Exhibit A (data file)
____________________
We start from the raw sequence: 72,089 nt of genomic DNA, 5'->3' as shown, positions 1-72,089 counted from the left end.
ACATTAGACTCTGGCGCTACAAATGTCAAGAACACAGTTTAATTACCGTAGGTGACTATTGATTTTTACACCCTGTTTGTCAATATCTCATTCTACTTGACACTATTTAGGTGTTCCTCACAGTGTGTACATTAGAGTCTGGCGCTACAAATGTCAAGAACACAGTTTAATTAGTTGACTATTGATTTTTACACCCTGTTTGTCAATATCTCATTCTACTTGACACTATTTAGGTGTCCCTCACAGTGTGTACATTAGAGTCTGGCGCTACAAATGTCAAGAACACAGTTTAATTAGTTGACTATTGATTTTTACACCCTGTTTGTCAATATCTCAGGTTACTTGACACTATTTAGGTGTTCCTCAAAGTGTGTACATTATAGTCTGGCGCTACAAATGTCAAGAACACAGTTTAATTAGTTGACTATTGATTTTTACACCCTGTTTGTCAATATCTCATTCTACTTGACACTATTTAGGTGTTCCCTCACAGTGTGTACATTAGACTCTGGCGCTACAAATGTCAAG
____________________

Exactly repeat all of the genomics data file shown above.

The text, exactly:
We start from the raw sequence: 72,089 nt of genomic DNA, 5'->3' as shown, positions 1-72,089 counted from the left end.
ACATTAGACTCTGGCGCTACAAATGTCAAGAACACAGTTTAATTACCGTAGGTGACTATTGATTTTTACACCCTGTTTGTCAATATCTCATTCTACTTGACACTATTTAGGTGTTCCTCACAGTGTGTACATTAGAGTCTGGCGCTACAAATGTCAAGAACACAGTTTAATTAGTTGACTATTGATTTTTACACCCTGTTTGTCAATATCTCATTCTACTTGACACTATTTAGGTGTCCCTCACAGTGTGTACATTAGAGTCTGGCGCTACAAATGTCAAGAACACAGTTTAATTAGTTGACTATTGATTTTTACACCCTGTTTGTCAATATCTCAGGTTACTTGACACTATTTAGGTGTTCCTCAAAGTGTGTACATTATAGTCTGGCGCTACAAATGTCAAGAACACAGTTTAATTAGTTGACTATTGATTTTTACACCCTGTTTGTCAATATCTCATTCTACTTGACACTATTTAGGTGTTCCCTCACAGTGTGTACATTAGACTCTGGCGCTACAAATGTCAAG